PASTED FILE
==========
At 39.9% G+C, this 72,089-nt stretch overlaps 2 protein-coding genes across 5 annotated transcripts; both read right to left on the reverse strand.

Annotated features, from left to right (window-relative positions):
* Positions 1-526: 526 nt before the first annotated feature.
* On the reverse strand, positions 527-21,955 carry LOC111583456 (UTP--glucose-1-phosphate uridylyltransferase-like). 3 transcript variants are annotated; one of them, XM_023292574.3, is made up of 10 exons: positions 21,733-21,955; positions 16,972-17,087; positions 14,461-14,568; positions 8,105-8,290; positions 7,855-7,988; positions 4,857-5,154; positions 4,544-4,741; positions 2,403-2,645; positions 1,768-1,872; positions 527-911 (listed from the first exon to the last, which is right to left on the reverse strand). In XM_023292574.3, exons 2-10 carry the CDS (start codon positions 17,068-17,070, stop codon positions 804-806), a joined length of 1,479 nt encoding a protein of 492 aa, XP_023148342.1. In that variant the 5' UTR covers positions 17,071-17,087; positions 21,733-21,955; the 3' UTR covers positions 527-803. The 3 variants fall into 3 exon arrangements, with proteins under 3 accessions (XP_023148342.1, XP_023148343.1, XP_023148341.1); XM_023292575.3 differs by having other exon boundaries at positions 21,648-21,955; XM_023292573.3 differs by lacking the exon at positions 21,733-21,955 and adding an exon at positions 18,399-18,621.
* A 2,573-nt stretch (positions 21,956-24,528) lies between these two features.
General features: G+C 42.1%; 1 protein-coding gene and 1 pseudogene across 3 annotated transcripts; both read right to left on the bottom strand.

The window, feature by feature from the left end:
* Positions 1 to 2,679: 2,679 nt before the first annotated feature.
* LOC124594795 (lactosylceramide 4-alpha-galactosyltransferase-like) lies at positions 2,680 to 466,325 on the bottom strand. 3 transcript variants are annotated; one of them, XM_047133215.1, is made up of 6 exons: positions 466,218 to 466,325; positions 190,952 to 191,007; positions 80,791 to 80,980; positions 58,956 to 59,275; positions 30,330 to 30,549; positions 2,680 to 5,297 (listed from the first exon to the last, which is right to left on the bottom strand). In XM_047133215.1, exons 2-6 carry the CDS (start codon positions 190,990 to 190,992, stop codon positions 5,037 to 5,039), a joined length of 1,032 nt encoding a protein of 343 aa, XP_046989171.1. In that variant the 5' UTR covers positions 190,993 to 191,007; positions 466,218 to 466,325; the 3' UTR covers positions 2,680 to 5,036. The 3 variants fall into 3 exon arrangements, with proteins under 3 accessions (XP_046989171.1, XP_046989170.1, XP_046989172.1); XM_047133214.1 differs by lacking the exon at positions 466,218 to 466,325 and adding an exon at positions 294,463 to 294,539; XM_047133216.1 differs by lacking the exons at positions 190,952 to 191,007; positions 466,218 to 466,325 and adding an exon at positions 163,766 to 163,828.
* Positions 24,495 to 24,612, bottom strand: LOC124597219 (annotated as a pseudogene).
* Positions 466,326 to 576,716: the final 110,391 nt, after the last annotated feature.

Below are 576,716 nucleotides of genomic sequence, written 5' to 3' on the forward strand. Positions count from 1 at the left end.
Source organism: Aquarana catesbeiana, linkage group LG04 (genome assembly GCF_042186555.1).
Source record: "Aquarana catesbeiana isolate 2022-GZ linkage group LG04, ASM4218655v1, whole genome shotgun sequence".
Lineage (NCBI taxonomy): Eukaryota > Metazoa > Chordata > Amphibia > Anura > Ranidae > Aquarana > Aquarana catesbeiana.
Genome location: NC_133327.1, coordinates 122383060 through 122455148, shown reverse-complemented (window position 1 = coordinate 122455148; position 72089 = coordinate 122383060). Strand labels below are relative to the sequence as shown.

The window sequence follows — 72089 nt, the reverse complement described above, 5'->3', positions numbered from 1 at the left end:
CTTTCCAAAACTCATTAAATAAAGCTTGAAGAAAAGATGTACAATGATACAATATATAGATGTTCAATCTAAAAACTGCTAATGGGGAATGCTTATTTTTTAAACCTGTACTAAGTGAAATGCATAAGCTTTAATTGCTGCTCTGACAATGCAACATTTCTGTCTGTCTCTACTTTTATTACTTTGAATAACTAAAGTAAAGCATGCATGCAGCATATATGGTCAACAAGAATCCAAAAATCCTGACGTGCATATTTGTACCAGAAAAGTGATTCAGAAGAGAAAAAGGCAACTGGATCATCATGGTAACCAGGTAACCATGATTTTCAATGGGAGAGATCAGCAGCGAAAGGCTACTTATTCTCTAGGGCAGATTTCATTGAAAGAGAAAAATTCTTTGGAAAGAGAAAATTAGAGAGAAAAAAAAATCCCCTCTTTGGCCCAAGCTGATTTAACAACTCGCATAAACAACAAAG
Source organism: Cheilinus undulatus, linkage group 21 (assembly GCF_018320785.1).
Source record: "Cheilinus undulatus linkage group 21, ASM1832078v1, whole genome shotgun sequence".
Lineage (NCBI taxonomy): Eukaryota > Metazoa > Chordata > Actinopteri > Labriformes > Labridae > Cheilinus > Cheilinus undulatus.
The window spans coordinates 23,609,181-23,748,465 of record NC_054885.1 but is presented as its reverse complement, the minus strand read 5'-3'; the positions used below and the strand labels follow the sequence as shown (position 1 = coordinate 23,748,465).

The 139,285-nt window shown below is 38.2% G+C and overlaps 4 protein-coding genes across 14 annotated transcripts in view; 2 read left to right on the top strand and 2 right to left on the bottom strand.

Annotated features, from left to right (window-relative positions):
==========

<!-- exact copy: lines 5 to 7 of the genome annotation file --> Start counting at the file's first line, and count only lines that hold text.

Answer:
* A 2,573-nt stretch (positions 21,956-24,528) lies between these two features.
General features: G+C 42.1%; 1 protein-coding gene and 1 pseudogene across 3 annotated transcripts; both read right to left on the bottom strand.

The window, feature by feature from the left end: